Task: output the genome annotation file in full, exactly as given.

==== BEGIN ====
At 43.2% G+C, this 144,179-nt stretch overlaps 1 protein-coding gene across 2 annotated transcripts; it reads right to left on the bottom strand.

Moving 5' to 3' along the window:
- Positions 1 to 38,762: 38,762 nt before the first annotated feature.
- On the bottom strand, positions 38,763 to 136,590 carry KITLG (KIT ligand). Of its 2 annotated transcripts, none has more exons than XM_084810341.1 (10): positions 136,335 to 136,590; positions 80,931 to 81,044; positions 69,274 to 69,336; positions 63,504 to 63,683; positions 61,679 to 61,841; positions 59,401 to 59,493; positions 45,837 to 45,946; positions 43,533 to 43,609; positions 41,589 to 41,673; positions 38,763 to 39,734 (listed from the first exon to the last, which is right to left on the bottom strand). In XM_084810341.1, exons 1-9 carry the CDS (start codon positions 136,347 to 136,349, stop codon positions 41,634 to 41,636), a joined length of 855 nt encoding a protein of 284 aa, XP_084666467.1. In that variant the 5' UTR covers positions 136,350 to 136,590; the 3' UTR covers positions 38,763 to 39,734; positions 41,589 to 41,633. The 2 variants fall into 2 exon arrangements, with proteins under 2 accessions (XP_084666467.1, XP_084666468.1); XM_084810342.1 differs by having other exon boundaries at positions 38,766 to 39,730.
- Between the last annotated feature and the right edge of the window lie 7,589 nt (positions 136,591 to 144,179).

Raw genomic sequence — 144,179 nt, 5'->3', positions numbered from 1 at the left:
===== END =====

At 43.2% G+C, this 144,179-nt stretch overlaps 1 protein-coding gene across 2 annotated transcripts; it reads right to left on the bottom strand.

Moving 5' to 3' along the window:
- Positions 1 to 38,762: 38,762 nt before the first annotated feature.
- On the bottom strand, positions 38,763 to 136,590 carry KITLG (KIT ligand). Of its 2 annotated transcripts, none has more exons than XM_084810341.1 (10): positions 136,335 to 136,590; positions 80,931 to 81,044; positions 69,274 to 69,336; positions 63,504 to 63,683; positions 61,679 to 61,841; positions 59,401 to 59,493; positions 45,837 to 45,946; positions 43,533 to 43,609; positions 41,589 to 41,673; positions 38,763 to 39,734 (listed from the first exon to the last, which is right to left on the bottom strand). In XM_084810341.1, exons 1-9 carry the CDS (start codon positions 136,347 to 136,349, stop codon positions 41,634 to 41,636), a joined length of 855 nt encoding a protein of 284 aa, XP_084666467.1. In that variant the 5' UTR covers positions 136,350 to 136,590; the 3' UTR covers positions 38,763 to 39,734; positions 41,589 to 41,633. The 2 variants fall into 2 exon arrangements, with proteins under 2 accessions (XP_084666467.1, XP_084666468.1); XM_084810342.1 differs by having other exon boundaries at positions 38,766 to 39,730.
- Between the last annotated feature and the right edge of the window lie 7,589 nt (positions 136,591 to 144,179).

Raw genomic sequence — 144,179 nt, 5'->3', positions numbered from 1 at the left: